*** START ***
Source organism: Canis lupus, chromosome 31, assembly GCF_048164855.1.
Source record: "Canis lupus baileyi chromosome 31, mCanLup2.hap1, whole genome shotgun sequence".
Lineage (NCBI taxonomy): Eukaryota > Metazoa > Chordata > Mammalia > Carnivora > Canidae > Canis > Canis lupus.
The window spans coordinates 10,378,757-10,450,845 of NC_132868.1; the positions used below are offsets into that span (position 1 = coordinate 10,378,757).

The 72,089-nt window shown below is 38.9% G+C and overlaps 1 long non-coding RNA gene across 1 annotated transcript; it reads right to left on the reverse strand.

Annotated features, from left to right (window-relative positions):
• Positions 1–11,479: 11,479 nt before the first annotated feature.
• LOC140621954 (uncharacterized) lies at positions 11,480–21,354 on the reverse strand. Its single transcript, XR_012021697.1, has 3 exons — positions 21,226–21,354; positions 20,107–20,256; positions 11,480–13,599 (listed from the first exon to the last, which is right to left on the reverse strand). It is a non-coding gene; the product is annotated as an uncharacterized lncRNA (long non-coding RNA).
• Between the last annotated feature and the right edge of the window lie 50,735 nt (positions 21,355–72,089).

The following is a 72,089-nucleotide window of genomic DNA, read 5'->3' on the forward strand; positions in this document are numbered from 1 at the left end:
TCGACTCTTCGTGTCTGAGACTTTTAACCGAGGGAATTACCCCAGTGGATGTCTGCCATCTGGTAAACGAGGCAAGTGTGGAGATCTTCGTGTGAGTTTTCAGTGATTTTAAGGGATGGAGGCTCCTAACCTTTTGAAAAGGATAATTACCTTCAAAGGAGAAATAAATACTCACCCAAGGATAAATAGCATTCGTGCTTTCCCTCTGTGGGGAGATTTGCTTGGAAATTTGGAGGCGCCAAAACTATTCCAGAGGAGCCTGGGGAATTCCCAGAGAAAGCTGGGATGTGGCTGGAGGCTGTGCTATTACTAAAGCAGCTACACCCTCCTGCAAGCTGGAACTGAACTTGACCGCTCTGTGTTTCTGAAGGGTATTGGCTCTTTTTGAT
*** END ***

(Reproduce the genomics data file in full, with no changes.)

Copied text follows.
Source organism: Canis lupus, chromosome 31, assembly GCF_048164855.1.
Source record: "Canis lupus baileyi chromosome 31, mCanLup2.hap1, whole genome shotgun sequence".
Lineage (NCBI taxonomy): Eukaryota > Metazoa > Chordata > Mammalia > Carnivora > Canidae > Canis > Canis lupus.
The window spans coordinates 10,378,757-10,450,845 of NC_132868.1; the positions used below are offsets into that span (position 1 = coordinate 10,378,757).

The 72,089-nt window shown below is 38.9% G+C and overlaps 1 long non-coding RNA gene across 1 annotated transcript; it reads right to left on the reverse strand.

Annotated features, from left to right (window-relative positions):
• Positions 1–11,479: 11,479 nt before the first annotated feature.
• LOC140621954 (uncharacterized) lies at positions 11,480–21,354 on the reverse strand. Its single transcript, XR_012021697.1, has 3 exons — positions 21,226–21,354; positions 20,107–20,256; positions 11,480–13,599 (listed from the first exon to the last, which is right to left on the reverse strand). It is a non-coding gene; the product is annotated as an uncharacterized lncRNA (long non-coding RNA).
• Between the last annotated feature and the right edge of the window lie 50,735 nt (positions 21,355–72,089).

The following is a 72,089-nucleotide window of genomic DNA, read 5'->3' on the forward strand; positions in this document are numbered from 1 at the left end:
TCGACTCTTCGTGTCTGAGACTTTTAACCGAGGGAATTACCCCAGTGGATGTCTGCCATCTGGTAAACGAGGCAAGTGTGGAGATCTTCGTGTGAGTTTTCAGTGATTTTAAGGGATGGAGGCTCCTAACCTTTTGAAAAGGATAATTACCTTCAAAGGAGAAATAAATACTCACCCAAGGATAAATAGCATTCGTGCTTTCCCTCTGTGGGGAGATTTGCTTGGAAATTTGGAGGCGCCAAAACTATTCCAGAGGAGCCTGGGGAATTCCCAGAGAAAGCTGGGATGTGGCTGGAGGCTGTGCTATTACTAAAGCAGCTACACCCTCCTGCAAGCTGGAACTGAACTTGACCGCTCTGTGTTTCTGAAGGGTATTGGCTCTTTTTGAT